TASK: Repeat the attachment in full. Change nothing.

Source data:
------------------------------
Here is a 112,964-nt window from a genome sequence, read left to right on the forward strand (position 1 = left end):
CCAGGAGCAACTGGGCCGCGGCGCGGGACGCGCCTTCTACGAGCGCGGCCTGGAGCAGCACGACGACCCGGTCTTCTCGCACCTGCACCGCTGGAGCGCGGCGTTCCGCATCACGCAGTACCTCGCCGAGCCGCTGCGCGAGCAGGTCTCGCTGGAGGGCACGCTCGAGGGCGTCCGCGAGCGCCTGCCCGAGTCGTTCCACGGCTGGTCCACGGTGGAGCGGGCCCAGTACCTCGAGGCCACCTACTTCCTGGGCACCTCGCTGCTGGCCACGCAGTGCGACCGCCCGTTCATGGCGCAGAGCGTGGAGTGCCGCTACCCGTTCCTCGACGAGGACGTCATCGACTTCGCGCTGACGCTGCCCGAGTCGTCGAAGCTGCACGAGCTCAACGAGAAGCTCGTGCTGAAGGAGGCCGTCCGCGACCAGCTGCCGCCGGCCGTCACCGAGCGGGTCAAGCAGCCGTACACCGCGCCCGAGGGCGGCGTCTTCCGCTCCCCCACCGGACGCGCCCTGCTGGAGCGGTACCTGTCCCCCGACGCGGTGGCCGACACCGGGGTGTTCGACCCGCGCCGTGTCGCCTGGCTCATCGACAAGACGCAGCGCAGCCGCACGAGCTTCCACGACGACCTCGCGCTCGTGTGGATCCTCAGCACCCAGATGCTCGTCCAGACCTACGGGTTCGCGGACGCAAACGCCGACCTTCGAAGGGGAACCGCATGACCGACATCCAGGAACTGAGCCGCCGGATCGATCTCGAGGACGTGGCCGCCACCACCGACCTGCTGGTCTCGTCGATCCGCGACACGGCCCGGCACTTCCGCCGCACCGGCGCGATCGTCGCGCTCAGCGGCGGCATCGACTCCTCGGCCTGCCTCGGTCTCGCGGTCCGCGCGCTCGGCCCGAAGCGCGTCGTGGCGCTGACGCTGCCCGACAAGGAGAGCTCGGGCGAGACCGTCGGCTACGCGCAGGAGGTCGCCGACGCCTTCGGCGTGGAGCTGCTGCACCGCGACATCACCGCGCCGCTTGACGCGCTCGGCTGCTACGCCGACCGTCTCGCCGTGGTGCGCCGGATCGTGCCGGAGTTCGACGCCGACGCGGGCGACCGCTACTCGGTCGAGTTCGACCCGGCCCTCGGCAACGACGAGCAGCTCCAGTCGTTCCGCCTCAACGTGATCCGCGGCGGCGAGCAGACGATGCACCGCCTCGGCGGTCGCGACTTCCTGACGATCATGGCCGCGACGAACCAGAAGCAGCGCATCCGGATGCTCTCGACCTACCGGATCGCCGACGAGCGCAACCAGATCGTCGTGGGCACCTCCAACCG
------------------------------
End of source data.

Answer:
Here is a 112,964-nt window from a genome sequence, read left to right on the forward strand (position 1 = left end):
CCAGGAGCAACTGGGCCGCGGCGCGGGACGCGCCTTCTACGAGCGCGGCCTGGAGCAGCACGACGACCCGGTCTTCTCGCACCTGCACCGCTGGAGCGCGGCGTTCCGCATCACGCAGTACCTCGCCGAGCCGCTGCGCGAGCAGGTCTCGCTGGAGGGCACGCTCGAGGGCGTCCGCGAGCGCCTGCCCGAGTCGTTCCACGGCTGGTCCACGGTGGAGCGGGCCCAGTACCTCGAGGCCACCTACTTCCTGGGCACCTCGCTGCTGGCCACGCAGTGCGACCGCCCGTTCATGGCGCAGAGCGTGGAGTGCCGCTACCCGTTCCTCGACGAGGACGTCATCGACTTCGCGCTGACGCTGCCCGAGTCGTCGAAGCTGCACGAGCTCAACGAGAAGCTCGTGCTGAAGGAGGCCGTCCGCGACCAGCTGCCGCCGGCCGTCACCGAGCGGGTCAAGCAGCCGTACACCGCGCCCGAGGGCGGCGTCTTCCGCTCCCCCACCGGACGCGCCCTGCTGGAGCGGTACCTGTCCCCCGACGCGGTGGCCGACACCGGGGTGTTCGACCCGCGCCGTGTCGCCTGGCTCATCGACAAGACGCAGCGCAGCCGCACGAGCTTCCACGACGACCTCGCGCTCGTGTGGATCCTCAGCACCCAGATGCTCGTCCAGACCTACGGGTTCGCGGACGCAAACGCCGACCTTCGAAGGGGAACCGCATGACCGACATCCAGGAACTGAGCCGCCGGATCGATCTCGAGGACGTGGCCGCCACCACCGACCTGCTGGTCTCGTCGATCCGCGACACGGCCCGGCACTTCCGCCGCACCGGCGCGATCGTCGCGCTCAGCGGCGGCATCGACTCCTCGGCCTGCCTCGGTCTCGCGGTCCGCGCGCTCGGCCCGAAGCGCGTCGTGGCGCTGACGCTGCCCGACAAGGAGAGCTCGGGCGAGACCGTCGGCTACGCGCAGGAGGTCGCCGACGCCTTCGGCGTGGAGCTGCTGCACCGCGACATCACCGCGCCGCTTGACGCGCTCGGCTGCTACGCCGACCGTCTCGCCGTGGTGCGCCGGATCGTGCCGGAGTTCGACGCCGACGCGGGCGACCGCTACTCGGTCGAGTTCGACCCGGCCCTCGGCAACGACGAGCAGCTCCAGTCGTTCCGCCTCAACGTGATCCGCGGCGGCGAGCAGACGATGCACCGCCTCGGCGGTCGCGACTTCCTGACGATCATGGCCGCGACGAACCAGAAGCAGCGCATCCGGATGCTCTCGACCTACCGGATCGCCGACGAGCGCAACCAGATCGTCGTGGGCACCTCCAACCG